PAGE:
France calls for international push to defeat IS group
France has called for a Paris conference to address the recent gains made by the Islamic State group in Iraq and Syria.
The French foreign minister, Laurent Fabius, said his counterparts from 24 countries would be attending the conference, starting on 2 June. The Iraqi prime minister, Haider al-Abadi, would also be present.
The announcement comes after the IS group took over the Iraqi city of Ramadi in Anbar, and Palmyra in Syria, tightening its control over huge areas of both countries as government forces fail to control their advances.
The situation in Syria is particularly perilous as weak regime forces suffer repeated defeats. French sources said that the UN was attempting to get the Syrian government and its Iranian ally to accept the formation of a transitional government including moderate opposition leaders, and for Bashar al-Assad to step down as president. Only then would Syria be able to face the threat of the IS group.
Rami al-Khalifa al-Ali told al-Araby al-Jadeed that now was the right time for a political solution. The Paris-based Syrian political analyst said the Syrian regime has been falling apart since it lost control of Idlib to the al-Qaeda group, the Nusra Front, and Palmyra to the IS.
"The West hopes recent field developments will force the Syrian and Iranian regimes to accept a political settlement based on the resolutions of the first Geneva conference," al-Khalifa al-Ali added.
|Air raids have been ineffective at stopping IS advance.|
French analyst Agnes Levallois told al-Araby al-Jadeed Paris and Washington believed Iran would put pressure on Assad to accept a political solution.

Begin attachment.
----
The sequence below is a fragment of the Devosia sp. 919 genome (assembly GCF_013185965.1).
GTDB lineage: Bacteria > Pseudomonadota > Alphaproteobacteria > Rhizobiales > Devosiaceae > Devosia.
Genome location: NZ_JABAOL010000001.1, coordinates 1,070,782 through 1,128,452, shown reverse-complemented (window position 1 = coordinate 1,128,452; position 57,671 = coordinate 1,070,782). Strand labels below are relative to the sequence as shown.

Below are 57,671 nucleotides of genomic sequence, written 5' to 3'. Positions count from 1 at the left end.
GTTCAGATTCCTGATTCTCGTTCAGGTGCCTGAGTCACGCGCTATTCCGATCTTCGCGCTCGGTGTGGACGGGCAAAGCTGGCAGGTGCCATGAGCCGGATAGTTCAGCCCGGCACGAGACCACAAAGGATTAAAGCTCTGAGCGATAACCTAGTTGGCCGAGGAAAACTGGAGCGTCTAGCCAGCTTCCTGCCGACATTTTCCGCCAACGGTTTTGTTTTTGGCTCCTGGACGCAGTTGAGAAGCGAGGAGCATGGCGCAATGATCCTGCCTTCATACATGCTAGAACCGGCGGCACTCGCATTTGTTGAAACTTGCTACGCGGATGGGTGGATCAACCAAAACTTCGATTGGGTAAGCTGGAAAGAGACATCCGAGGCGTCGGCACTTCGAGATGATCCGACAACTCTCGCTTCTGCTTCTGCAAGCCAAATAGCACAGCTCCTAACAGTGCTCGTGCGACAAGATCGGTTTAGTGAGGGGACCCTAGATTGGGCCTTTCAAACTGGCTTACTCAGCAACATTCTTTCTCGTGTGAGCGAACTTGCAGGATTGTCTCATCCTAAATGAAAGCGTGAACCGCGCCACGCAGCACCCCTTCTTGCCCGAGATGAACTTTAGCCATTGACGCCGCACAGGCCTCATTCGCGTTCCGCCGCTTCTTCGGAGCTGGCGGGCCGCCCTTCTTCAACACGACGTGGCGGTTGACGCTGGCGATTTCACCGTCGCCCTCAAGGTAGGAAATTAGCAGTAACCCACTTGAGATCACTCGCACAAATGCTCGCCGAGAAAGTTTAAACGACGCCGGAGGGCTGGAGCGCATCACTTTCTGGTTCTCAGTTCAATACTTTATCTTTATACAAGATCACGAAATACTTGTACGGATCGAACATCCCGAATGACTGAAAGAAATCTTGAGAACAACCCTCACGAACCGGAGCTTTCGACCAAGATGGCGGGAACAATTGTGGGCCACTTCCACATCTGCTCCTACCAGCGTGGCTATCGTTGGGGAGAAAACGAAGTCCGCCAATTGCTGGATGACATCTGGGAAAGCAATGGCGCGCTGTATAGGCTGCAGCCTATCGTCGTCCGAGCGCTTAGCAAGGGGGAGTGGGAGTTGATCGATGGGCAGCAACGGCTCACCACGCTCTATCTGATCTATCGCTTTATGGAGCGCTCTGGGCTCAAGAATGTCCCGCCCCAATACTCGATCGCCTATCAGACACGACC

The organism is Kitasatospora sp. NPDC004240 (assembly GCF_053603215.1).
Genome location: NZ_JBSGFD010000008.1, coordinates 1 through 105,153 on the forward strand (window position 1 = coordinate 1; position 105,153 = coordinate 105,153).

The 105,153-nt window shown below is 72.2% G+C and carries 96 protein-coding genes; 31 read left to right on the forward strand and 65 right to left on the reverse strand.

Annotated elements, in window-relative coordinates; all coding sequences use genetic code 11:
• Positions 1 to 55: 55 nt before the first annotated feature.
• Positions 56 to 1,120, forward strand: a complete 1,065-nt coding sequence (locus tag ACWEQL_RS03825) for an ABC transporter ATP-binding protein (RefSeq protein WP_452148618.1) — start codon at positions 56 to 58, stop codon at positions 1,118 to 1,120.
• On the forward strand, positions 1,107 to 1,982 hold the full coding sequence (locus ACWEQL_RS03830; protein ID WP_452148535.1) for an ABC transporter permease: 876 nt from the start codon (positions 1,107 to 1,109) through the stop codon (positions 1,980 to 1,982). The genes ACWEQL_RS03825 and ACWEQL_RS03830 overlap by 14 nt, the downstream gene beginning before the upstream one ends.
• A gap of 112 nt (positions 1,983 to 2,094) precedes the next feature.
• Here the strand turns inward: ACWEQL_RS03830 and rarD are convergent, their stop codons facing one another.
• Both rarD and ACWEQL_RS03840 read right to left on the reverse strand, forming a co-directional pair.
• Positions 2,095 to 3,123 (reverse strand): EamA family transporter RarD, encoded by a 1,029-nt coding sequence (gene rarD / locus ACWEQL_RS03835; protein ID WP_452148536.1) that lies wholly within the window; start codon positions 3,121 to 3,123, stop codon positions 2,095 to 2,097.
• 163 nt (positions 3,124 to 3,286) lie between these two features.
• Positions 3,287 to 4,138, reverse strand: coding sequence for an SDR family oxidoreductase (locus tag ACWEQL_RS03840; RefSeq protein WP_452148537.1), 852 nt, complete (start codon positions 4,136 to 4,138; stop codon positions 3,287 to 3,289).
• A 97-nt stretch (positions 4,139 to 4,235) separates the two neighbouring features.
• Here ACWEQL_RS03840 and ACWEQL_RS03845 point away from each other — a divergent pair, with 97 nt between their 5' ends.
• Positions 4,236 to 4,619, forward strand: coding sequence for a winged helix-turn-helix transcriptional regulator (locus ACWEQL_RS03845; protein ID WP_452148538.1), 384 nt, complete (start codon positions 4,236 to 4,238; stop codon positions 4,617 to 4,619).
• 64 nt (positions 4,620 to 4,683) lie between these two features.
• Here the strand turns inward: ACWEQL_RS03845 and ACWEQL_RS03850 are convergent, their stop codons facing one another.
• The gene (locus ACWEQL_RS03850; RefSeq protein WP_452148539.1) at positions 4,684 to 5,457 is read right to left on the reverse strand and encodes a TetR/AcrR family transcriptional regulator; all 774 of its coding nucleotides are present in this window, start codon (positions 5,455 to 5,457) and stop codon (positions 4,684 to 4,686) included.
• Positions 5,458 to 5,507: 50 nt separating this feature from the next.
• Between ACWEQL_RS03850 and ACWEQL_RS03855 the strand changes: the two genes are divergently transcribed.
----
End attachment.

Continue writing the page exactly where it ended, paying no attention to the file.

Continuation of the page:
"The only way to stop IS advancing in Syria and Iraq is to start direct negotiations with Iran, the Syrian regime and Iraqi government's main strategic ally."
Levallois said a US air campaign had not stopped IS and the US-led international coalition has been reluctant to begin a real war.
"A real war would means sending international troops to fight on the ground. This is the only solution that will achieve tangible results, as seen with the latest military operation carried out by US special forces, that killed IS leader Abu Sayyaf," she said.
According to information obtained by al-Araby al-Jadeed, the Paris conference will also discuss political divisions in Iraq, and try to reconcile different Iraqi groups into a front against IS.
Jawad Bishara, a Paris-based Iraqi political analyst, told al-Araby: "The West, namely France and the US, believe Iraq will collapse if the situation doesn't change. This is because of the major political imbalance and the weak government. Iraq will not be able to get rid of IS until its political institutions are completely restructured."
Bishara said that western countries would use the Paris conference to seek an international agreement that will put pressure on the Shia, Sunni, and Kurds to establish a real national unity government.
"This is the last chance to save Iraq from falling apart and entering into an infernal civil war that could have catastrophic consequences on the entire region," he added.
This article is an edited translation from our Arabic edition.